The announcement of the Bayer-Monsanto transaction gives shareholders a great opportunity to think about taxes and charitable planning options.

Shareholders have seen a $10-$15/share bump since May, and the current price (~ $107) still is below the sale price ($128). Given that run in price (and projected run), it’s a good stock to consider using for charitable planning.

Generally, you can give a stock to charity and deduct its full fair market value as long as you have held the stock for more than a year. If you give away the stock before the deal is “final,” you get a full deduction and do not have to recognize gain. But if you make the gift after a final deal but before it officially closes, you are treated as having sold the stock (and recognizing the gain). You must then contribute the proceeds, eliminating much of the tax benefit of the gift.

Thus, it’s optimal to give away the stock as close to — but still before — the sale is “final.” A good rule of thumb is that a sale is “final” when the closing is a foregone conclusion and there is no substantial contingency to closing. At this point, the companies must still clear significant regulatory hurdles to their joinder, including antitrust actions in at least two countries. As evidence that this is a real concern, Bayer threw in a $2 billion breakup fee if the deal falls apart on antitrust grounds.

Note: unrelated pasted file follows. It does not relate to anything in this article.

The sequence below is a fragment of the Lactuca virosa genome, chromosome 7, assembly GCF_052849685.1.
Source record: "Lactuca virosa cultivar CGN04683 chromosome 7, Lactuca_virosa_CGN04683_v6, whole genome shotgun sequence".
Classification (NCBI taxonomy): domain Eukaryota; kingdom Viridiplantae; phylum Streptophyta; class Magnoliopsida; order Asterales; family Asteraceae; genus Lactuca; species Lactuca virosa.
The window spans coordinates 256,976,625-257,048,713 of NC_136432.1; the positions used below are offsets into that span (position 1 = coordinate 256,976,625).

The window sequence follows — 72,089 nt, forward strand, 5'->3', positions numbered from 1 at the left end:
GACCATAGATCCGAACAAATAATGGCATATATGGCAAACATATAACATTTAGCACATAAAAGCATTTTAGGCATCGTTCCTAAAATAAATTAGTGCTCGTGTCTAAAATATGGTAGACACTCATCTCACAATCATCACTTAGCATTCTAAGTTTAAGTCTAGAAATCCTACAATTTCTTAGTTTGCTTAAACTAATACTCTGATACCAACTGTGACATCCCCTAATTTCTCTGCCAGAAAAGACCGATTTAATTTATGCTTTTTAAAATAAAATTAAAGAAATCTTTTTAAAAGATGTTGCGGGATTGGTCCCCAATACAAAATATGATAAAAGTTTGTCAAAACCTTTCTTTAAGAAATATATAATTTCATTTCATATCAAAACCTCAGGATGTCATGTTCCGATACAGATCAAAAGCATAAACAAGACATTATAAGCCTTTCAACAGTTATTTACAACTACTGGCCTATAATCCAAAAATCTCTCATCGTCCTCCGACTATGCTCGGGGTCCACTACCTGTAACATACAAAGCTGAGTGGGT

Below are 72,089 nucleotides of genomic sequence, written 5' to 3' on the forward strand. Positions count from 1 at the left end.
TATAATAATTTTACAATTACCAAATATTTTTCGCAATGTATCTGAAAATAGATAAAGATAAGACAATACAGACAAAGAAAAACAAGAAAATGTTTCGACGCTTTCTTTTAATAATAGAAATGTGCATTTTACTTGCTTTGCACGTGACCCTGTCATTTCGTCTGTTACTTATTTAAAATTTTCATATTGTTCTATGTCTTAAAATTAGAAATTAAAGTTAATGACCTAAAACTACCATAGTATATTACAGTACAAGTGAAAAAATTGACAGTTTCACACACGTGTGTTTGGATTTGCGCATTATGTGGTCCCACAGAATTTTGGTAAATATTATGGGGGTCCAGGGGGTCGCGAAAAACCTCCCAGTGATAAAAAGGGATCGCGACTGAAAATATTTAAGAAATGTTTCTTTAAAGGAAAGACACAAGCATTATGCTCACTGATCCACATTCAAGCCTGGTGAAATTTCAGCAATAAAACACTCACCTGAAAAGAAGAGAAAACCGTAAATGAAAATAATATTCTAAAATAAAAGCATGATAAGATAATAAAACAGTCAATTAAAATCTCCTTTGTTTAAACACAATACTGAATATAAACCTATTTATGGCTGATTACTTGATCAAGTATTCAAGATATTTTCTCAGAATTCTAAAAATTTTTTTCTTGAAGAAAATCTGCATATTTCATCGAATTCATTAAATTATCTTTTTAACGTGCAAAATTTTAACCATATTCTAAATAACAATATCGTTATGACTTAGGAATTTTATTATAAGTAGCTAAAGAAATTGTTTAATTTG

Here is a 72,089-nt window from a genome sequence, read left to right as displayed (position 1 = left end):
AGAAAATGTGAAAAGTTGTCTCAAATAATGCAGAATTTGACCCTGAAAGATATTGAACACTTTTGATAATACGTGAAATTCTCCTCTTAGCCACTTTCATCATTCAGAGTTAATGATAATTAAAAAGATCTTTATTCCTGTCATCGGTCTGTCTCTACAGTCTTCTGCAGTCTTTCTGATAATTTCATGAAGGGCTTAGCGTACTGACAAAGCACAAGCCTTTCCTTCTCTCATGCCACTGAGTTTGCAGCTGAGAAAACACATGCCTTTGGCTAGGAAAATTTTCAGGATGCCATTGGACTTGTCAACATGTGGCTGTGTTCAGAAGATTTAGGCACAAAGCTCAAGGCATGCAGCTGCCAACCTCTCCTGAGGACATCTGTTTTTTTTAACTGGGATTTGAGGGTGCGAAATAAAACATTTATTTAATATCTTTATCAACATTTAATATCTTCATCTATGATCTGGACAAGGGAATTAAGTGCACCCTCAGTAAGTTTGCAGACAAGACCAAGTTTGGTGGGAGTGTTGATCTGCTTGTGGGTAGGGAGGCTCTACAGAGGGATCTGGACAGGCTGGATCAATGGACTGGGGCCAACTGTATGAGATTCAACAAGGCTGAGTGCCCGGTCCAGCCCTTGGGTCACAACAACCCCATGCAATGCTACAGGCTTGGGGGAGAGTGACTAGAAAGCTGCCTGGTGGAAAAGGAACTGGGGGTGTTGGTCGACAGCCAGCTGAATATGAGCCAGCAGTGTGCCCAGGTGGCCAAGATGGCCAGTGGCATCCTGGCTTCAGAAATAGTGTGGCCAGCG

The fact that the stock is trading well below the sale price indicates that the market has some skepticism about closing. Thus, you still have time to make a gift. And even if the sale doesn’t occur, you may have capitalized on a high point in the price.

There are a variety of ways to make gifts with Monsanto stock, including outright (to a public charity, a donor advised fund or a private foundation), to a charitable remainder trust, or to a charitable lead trust.